How to recognise the signs of depression in your child

Children as young as four are being diagnosed with mental health issues.

One in seven Australian kids are affected by mental health issues every year, and half of all serious mental health problems in adults begin before the age of 14.

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“The numbers are really rapidly increasing, and I don’t think there’s a simple reason behind it,” said Dr Michela Sorenson, a child mental health specialist.

“Part of it is the fact that we’re more aware of what to look out for, and parents are certainly looking for the signs.

“But there are a lot of social situations that are unique to this generation that is contributing to the mental illness we’re seeing in kids.

“There’s certainly a genetic element, but social media is certainly amplifying the issue in this day and age because it’s 24/7.

“In previous generations, you had your safe space at home where you could switch off from what happened at school – but now it’s following kids into the bedroom on laptops and phones.”

Identifying the symptoms

The signs of mental illness will vary considerably from child to child, and also depends on the age of the child.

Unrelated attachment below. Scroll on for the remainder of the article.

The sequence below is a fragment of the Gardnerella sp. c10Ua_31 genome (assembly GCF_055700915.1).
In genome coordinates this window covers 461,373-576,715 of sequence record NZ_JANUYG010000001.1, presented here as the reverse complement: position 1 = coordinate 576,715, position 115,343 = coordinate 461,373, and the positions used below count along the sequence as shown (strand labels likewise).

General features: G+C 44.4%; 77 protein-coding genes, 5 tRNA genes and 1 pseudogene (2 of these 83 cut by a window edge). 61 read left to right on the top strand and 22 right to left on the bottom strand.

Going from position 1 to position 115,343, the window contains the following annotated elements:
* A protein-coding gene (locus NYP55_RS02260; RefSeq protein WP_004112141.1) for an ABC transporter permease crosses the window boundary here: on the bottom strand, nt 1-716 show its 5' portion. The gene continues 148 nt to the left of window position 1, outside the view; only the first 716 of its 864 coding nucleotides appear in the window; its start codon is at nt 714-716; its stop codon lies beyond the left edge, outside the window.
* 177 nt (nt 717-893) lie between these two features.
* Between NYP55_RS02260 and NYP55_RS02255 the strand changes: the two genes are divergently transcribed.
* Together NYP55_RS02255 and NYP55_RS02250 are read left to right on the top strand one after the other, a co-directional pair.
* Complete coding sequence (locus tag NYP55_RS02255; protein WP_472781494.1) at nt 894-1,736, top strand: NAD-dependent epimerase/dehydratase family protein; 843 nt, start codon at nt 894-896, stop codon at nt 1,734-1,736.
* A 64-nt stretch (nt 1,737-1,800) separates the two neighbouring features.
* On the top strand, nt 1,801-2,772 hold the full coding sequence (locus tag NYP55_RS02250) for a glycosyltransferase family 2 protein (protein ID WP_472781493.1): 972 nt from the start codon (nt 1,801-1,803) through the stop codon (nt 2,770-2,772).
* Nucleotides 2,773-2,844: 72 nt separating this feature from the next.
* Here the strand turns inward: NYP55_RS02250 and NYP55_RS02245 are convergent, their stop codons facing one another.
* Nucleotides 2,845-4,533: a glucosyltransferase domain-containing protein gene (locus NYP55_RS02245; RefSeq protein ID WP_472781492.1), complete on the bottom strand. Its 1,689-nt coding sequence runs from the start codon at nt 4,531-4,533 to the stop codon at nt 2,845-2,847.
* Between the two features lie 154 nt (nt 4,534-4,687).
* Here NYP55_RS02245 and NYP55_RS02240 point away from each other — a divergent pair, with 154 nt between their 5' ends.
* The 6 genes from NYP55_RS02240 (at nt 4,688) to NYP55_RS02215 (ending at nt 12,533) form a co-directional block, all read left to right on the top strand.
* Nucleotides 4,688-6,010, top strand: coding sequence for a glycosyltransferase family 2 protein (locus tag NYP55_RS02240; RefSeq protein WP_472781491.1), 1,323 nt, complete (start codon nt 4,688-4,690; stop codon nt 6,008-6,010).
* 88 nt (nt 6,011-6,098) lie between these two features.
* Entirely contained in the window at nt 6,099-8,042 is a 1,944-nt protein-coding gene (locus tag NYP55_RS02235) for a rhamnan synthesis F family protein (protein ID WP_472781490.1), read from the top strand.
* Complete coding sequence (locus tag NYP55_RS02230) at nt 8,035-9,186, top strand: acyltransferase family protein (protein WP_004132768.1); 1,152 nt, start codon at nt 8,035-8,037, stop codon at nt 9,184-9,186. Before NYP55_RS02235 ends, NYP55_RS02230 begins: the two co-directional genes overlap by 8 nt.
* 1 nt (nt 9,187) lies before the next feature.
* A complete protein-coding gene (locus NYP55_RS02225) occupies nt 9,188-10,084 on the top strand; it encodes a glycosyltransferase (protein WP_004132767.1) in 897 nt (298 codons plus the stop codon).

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“In little kids, there’s certainly a change in behaviour,” Sorenson said.

“They might become really cranky or throw tantrums over what seems like nothing.

“They might also be really clingy, and sleep can also be a big issue. Bed wetting is another thing to look out for if it suddenly becomes a new behaviour for them.”

Signs in teens

While children can experience mental health issues at any age, they are most at risk between the ages of 12 and 16 years.

And depression in adolescence must be taken seriously, as youth suicide is the leading cause of death in this age group.

“Throw in adolescent hormones and their moods are certainly all over the place,” Sorenson said.

“But again, parents should be looking for a real change in their behaviour compared to what it was before.

“Sleep is a big one with adolescents – whether it’s not wanting to sleep or choosing to sleep all day.

“Also look out for mood swings and social isolation. And with that, the communication just switches off as well. They just won’t open up to anyone.”

What parents can do

“Trust your gut instinct – you know your child better than anyone,” Sorenson said.

“As hard as it is, try and talk to them about it. Part of that is creating a space and non-judgemental place for them to be able to open up.

“Also try to keep your emotions in check as a parent, because if you’re becoming highly emotional, that just reinforces to the child that maybe there’s something wrong with the way they’re feeling.

“And also try to get them along to a health professional – for example, their GP.”

For more resources on mental health, visit the following websites:

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